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Bricking From the Corner: Texas 75, Oklahoma 72

NCAA Basketball: Oklahoma at Texas Stephen Spillman-USA TODAY Sports

Earlier this week I went through Texas’ record against Big 12 opponents since Shaka Smart arrived on campus. Some of the records are about what you’d expect for a program that hasn’t breached the top 2-3 spots; 0-7 vs Kansas, 4-4 vs West Virginia, to name a couple. One that stood out to me: 4-2 vs. Oklahoma; well, make that 5-2. Smart has largely had Lon Kruger’s number since arriving on the 40 Acres and tonight is another notch in the belt for Texas as the Longhorns win 75-72 in Austin. Texas snaps a three-game skid and returns to .500 in conference play at 3-3, right in the thick of things 13 of the way through the conference schedule.

The Good

Free Throws

Through 6 conference games, Texas is shooting 75.9% from the line which is second-best in the Big 12 (Baylor 76.3%). Tonight Texas won the game at the line, shooting 20-25 (80%) and hitting enough late-game free throws to keep Oklahoma from retaking the lead. There’s only one player hitting less than 60% from the line on the season and it’s...a guard? Elijah Mitrou-Long is a rounding error away from 60%, Dylan Osetkowski is 69%, Jaxson Hayes is 70%, Kerwin Roach II is 71%, Matt Coleman is nearly 76%, basically there’s nobody on the team that is in danger of being a target of a ‘Hack-A’ strategy. Texas is 100 spots higher in D-I free throw shooting year-over-year, and with as small as the margins are in the super-drunk Big 12, this is an important stat to maintain. None of it looks fluky to my eye, either; Hayes lets his elbow flare out a bit more than I’d prefer, but he’s hitting enough shots that I wouldn’t change anything if I was one of the coaches.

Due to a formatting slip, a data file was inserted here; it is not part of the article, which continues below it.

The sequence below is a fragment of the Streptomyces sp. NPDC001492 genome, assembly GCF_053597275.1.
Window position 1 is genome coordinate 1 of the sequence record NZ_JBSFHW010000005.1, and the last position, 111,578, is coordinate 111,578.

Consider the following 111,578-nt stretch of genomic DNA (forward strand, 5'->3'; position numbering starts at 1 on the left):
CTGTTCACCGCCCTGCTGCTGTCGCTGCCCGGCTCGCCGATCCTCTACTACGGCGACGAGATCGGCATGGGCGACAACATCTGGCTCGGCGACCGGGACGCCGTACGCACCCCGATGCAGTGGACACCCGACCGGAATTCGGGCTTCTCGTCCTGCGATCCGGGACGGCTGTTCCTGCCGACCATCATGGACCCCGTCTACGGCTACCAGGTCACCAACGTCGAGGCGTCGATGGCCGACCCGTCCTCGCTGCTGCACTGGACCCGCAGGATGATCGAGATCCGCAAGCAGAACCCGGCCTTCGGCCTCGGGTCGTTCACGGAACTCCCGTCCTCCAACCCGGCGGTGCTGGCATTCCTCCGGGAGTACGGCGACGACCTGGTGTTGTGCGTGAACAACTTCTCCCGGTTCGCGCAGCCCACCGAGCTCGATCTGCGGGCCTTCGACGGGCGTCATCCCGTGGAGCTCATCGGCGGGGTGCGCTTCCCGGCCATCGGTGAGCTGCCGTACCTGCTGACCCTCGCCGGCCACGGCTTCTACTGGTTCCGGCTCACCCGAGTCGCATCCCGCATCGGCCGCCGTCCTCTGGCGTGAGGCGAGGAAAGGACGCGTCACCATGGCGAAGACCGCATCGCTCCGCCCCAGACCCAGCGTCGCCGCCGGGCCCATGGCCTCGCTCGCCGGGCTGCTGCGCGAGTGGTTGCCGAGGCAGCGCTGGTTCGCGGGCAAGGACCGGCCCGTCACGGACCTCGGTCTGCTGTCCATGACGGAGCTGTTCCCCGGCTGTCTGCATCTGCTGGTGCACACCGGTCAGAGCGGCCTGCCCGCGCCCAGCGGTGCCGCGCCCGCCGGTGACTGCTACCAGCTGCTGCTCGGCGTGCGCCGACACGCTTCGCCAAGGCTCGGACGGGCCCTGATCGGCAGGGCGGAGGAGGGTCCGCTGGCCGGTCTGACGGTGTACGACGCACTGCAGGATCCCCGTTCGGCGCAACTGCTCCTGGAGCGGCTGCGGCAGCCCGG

Dylan Osetkowski

I have bagged on DO’s inability to hit close shots in recent games in part because it was insane and in part because these recaps are cheaper than therapy sessions. Credit to the big man for playing one of his best games of the year; the early returns weren’t looking good as Brady Manek was losing Osetkowski on screens and getting open for threes, but Osetkowski sorted out his defensive issues and Manek wasn’t much of a factor after the first 5-8 minutes. On top of that, DO sorted out his bunny issues; he went 5-7 from two and nearly all of them looked like they were going to go in. That was the sort of below-the-rim game that I’ve been wanting to see from him all season and he added in 11 rebounds, two assists, and two steals to round out just a really good effort. Hats off to the senior for finding himself, at least for one game. His next trick is turning it into two consecutive games like this.

Kerwin Roach II

Roach was the majority of the three-point shooting for the team tonight, making 3 of 6 from beyond the arc while the rest of the team went 2 of 16. It wasn’t just the outside shooting though, Roach got to the rim nearly at will tonight and converted most of his looks. 23 points, 8 rebounds, and a couple of assists for a guy who the team wasn’t sure was going to play on the night. It seems like every time Roach is questionable for a game, that’s when he’s going to go off. His defense was more good than bad, though he had a couple of lapses that I’d like to see him work on. He’s not reliably up to the level of defense we saw in the first half of last year, though he’s still more than adequate as is.

Jaxson Hayes

I’m not allowing myself to imagine Hayes coming back next year because I need to sleep between now and November. Hayes took 12 shots and missed one, going 4-4 from the floor and 7-8 from the line. He had six rebounds - if he was better at anticipating/working for the boards, he’d be a double/double machine - and five blocks, and yet again struggled with foul problems. While one or two were questionable calls, he’s still putting himself in a position where the refs control his fate more than he does. I keep harping on this because there’s not a lot else to complain about with him.